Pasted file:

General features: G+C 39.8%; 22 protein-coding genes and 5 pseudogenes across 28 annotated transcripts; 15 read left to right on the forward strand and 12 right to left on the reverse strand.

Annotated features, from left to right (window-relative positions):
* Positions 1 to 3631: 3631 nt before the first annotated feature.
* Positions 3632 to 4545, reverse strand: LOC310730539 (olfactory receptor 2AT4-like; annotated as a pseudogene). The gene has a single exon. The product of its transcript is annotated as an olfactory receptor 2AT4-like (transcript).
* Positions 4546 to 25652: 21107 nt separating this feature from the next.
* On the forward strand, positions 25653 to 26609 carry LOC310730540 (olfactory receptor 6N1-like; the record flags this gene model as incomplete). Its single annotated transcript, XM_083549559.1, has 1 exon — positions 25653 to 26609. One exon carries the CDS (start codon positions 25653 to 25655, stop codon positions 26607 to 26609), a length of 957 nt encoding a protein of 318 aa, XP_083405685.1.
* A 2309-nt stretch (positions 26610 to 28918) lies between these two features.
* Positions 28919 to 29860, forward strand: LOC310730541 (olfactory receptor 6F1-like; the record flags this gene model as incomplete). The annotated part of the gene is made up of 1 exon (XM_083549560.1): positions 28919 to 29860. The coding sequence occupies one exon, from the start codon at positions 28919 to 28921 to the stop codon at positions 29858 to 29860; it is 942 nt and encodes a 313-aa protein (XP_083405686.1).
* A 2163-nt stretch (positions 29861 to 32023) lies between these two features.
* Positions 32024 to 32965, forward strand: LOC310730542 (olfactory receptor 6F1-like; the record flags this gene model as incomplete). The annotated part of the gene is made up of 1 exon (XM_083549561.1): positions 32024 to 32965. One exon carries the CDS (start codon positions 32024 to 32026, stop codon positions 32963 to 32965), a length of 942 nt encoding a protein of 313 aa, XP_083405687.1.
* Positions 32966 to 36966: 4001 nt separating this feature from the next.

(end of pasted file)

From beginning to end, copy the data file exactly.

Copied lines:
General features: G+C 39.8%; 22 protein-coding genes and 5 pseudogenes across 28 annotated transcripts; 15 read left to right on the forward strand and 12 right to left on the reverse strand.

Annotated features, from left to right (window-relative positions):
* Positions 1 to 3631: 3631 nt before the first annotated feature.
* Positions 3632 to 4545, reverse strand: LOC310730539 (olfactory receptor 2AT4-like; annotated as a pseudogene). The gene has a single exon. The product of its transcript is annotated as an olfactory receptor 2AT4-like (transcript).
* Positions 4546 to 25652: 21107 nt separating this feature from the next.
* On the forward strand, positions 25653 to 26609 carry LOC310730540 (olfactory receptor 6N1-like; the record flags this gene model as incomplete). Its single annotated transcript, XM_083549559.1, has 1 exon — positions 25653 to 26609. One exon carries the CDS (start codon positions 25653 to 25655, stop codon positions 26607 to 26609), a length of 957 nt encoding a protein of 318 aa, XP_083405685.1.
* A 2309-nt stretch (positions 26610 to 28918) lies between these two features.
* Positions 28919 to 29860, forward strand: LOC310730541 (olfactory receptor 6F1-like; the record flags this gene model as incomplete). The annotated part of the gene is made up of 1 exon (XM_083549560.1): positions 28919 to 29860. The coding sequence occupies one exon, from the start codon at positions 28919 to 28921 to the stop codon at positions 29858 to 29860; it is 942 nt and encodes a 313-aa protein (XP_083405686.1).
* A 2163-nt stretch (positions 29861 to 32023) lies between these two features.
* Positions 32024 to 32965, forward strand: LOC310730542 (olfactory receptor 6F1-like; the record flags this gene model as incomplete). The annotated part of the gene is made up of 1 exon (XM_083549561.1): positions 32024 to 32965. One exon carries the CDS (start codon positions 32024 to 32026, stop codon positions 32963 to 32965), a length of 942 nt encoding a protein of 313 aa, XP_083405687.1.
* Positions 32966 to 36966: 4001 nt separating this feature from the next.